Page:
Tuesday, December 14, 2010
Einstürzende Neubauten - Kollaps
Kollaps (1981) ***
Einstürzende Neubauten's entire career may be charitably described as attempting to answer the age-old sophomore-level collegiate philosophical question, "Does a caveman's banging of two rocks together actually constitute music?" The three star rating assigned above is a token gesture on my part towards the ideal of a consistent numerical rating system, as this album is ineffably unrateable, because this album does not in any traditional sense contain music. Music, as can be defined, is a progression of a series of notes in a repetitive, harmonic pattern to produce a melodic construct that we refer to as a tune. Einstürzende Neubauten will have none of that sissy-ass pop sellout crap. I am not in any sense exaggerating when I say that this album consists of nothing but banging and screaming. I know, I said that about KISS albums, too, but at least they played notes. There is one brief interlude with a (gasp!) piano that could almost be described as a ballad, but the fingers just keep banging away at two keys over and over for over a minute, so it's not exactly what I would describe as musical or anything. Despite the in-your-face, defiant unmusicality on display, there's a perverse pleasure in listening to this - in limited doses, and perhaps only once every year (four or five years, depending on your tolerance). It's extremely rhythmic; it's not just random noise, it's structured noise, and the beats flow in traditionally recognizable pattern. So if you can elevate tribal drumbeating and chanting to the aesthetic level of music, surely you can find room for Einstürzende Neubauten alongside Mozart and Thin Lizzy? Maybe, but this sure ain't music for dancing, recognizably rhythmic as it may be. Nobody dances to the clanging of steel pipes, electric drills, hammers on sheet metal, cement mixers, and god knows what else they employ to lay down a rhythmic pattern. As for the electronically treated screams that constitute the album's vocals, I think it's better that I do not understand German, since that means the screams register as incomprehensible, sub-human animal noises - like Hitler's speeches without subtitles on the History channel. I'm pretty sure that whatever vocalist Blixa Bargeld is screeching on the opening track, "Tanz Debil," is a real word in German, but it sounds like "Gee-ah! Gee-ah! GEE-AH!" (hard G) to my ears, and I'm all the happier for it. As for reviewing this album track by track, that is frankly impossible. Oh sure, the, uh, "songs" sound different from each other, but they're all just.....clanging, banging, and screaming. Asking me to elucidate further on individual tracks would sorely test my, or any sane person's, patience. The title track does stand out because at eight minutes, it's the longest. And "Negative Nein," vaguely shares a, um, "hook" with the Beatles' "Revolution #9" in the way that Bargeld shouts "nein...nein....nein?" several times.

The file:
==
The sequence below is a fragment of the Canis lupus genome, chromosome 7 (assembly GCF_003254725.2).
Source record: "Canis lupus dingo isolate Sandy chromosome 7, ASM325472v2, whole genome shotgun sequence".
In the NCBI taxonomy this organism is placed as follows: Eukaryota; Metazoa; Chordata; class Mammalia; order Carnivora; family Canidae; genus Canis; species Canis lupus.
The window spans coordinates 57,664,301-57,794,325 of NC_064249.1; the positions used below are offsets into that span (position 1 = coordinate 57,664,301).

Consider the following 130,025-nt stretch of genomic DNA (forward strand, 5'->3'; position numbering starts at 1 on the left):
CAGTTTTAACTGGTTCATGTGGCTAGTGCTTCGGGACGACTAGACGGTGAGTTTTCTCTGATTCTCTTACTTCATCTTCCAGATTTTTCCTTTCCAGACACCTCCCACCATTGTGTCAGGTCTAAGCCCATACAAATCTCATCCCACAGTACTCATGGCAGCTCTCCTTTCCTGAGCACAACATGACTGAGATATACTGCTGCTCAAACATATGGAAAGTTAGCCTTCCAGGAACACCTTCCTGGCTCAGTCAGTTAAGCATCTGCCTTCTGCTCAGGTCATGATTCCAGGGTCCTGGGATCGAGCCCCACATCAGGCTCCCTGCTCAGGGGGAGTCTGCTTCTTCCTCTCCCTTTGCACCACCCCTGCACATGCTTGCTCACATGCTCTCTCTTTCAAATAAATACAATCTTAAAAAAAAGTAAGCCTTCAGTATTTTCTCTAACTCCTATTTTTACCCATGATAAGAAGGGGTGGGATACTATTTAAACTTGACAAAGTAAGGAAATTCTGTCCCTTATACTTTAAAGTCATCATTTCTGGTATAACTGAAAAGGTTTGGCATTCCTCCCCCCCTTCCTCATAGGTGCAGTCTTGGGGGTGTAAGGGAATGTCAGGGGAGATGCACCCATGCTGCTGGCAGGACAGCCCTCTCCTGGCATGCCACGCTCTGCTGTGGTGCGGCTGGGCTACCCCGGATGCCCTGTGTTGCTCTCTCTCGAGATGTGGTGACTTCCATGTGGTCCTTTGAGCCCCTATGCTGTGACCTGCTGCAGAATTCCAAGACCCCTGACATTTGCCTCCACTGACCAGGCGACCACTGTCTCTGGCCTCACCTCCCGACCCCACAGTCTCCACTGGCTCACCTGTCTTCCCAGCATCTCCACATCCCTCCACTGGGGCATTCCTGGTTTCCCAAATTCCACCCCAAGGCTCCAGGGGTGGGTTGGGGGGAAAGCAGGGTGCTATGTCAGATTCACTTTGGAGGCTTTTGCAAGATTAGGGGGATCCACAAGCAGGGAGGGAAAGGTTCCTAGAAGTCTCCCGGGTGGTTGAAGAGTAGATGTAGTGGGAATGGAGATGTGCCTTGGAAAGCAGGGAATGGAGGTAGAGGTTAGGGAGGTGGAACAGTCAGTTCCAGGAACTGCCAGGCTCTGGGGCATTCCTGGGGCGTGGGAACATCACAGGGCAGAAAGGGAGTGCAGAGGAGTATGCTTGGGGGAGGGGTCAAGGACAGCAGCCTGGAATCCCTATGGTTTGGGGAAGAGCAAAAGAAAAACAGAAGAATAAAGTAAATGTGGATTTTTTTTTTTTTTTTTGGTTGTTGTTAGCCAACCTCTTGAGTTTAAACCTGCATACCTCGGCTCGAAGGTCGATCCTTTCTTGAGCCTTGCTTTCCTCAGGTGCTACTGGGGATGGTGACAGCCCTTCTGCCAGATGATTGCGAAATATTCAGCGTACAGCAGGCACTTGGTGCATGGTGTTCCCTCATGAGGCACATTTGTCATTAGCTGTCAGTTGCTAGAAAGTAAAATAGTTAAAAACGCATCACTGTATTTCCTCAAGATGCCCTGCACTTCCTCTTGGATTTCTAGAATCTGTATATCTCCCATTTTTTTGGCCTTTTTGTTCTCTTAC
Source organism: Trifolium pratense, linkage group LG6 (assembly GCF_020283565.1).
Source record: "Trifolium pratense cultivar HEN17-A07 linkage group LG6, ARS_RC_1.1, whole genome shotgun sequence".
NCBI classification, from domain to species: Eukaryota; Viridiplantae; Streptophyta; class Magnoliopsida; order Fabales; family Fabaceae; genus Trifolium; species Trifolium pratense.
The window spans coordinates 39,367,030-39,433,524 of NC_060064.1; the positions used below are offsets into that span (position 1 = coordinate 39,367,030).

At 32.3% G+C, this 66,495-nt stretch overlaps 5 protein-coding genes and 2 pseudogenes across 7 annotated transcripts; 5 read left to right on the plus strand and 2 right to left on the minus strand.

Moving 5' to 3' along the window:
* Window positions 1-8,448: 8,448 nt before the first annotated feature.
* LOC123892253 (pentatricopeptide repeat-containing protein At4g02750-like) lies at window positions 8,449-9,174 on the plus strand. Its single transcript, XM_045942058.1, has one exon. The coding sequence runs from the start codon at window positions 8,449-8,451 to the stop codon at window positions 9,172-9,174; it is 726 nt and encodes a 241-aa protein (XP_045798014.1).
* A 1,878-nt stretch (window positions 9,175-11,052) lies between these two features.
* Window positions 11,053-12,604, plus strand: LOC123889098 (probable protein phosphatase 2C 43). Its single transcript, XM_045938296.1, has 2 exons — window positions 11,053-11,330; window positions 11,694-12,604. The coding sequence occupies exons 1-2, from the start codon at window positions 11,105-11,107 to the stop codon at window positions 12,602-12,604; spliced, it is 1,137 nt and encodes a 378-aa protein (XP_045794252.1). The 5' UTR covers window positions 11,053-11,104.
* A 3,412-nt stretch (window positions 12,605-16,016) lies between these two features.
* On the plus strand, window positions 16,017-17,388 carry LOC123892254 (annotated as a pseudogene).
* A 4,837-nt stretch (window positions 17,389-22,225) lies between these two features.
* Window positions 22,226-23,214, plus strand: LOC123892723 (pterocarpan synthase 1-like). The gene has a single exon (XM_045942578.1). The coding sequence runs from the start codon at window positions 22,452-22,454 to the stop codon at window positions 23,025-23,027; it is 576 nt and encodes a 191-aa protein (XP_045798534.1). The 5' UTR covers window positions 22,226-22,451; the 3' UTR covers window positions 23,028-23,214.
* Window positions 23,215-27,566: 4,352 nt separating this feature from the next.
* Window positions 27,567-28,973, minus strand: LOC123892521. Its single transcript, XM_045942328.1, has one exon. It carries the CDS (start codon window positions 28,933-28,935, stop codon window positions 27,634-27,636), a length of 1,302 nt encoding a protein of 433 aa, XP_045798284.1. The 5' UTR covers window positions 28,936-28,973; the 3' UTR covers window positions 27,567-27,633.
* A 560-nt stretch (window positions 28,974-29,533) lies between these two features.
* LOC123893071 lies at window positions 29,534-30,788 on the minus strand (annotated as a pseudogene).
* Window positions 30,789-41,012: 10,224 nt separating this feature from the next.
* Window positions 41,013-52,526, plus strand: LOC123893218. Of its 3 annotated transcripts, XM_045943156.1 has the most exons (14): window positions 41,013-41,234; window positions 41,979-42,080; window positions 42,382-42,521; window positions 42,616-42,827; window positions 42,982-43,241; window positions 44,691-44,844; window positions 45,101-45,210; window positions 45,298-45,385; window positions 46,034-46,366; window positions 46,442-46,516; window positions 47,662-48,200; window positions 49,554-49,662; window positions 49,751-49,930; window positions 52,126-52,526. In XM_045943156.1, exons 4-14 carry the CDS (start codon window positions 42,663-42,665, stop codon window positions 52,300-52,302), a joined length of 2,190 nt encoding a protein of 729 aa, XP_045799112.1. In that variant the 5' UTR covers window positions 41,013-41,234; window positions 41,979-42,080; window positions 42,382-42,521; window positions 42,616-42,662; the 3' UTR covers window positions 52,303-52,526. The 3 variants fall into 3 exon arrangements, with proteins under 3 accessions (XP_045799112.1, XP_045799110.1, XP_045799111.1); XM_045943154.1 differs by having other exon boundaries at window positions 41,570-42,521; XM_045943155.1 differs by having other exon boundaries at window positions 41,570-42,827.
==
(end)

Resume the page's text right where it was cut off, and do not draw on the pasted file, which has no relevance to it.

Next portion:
I suppose the best way to "enjoy" this album is to treat it like an Eno ambient: that is, it's not for listening, it's for sticking in the background as cool noise while you're cleaning house, playing a video game, reading the newspaper, whatever. And it's not as if there aren't a lot of cool noises. This album is filled with neat sound effects! But wouldn't it be better if some of those cool noises were put in the service of some actual songs, as later industrial bands did? (And allegedly Einstürzende Neubauten themselves on later albums, which I have yet to hear - if ever). It's a landmark of modern industrial music, enormously influential and revolutionary, blah blah blah, but c'mon, it's 2010. You listen to this once as a historical curiousity, and then shelve it away. I can't see why any sane person would willingly listen to it more than once; getting to the end all in one sitting is enough of a struggle in itself. To paraphrase Voltaire in another context, to try it once is curiousity, to try it twice is perversity.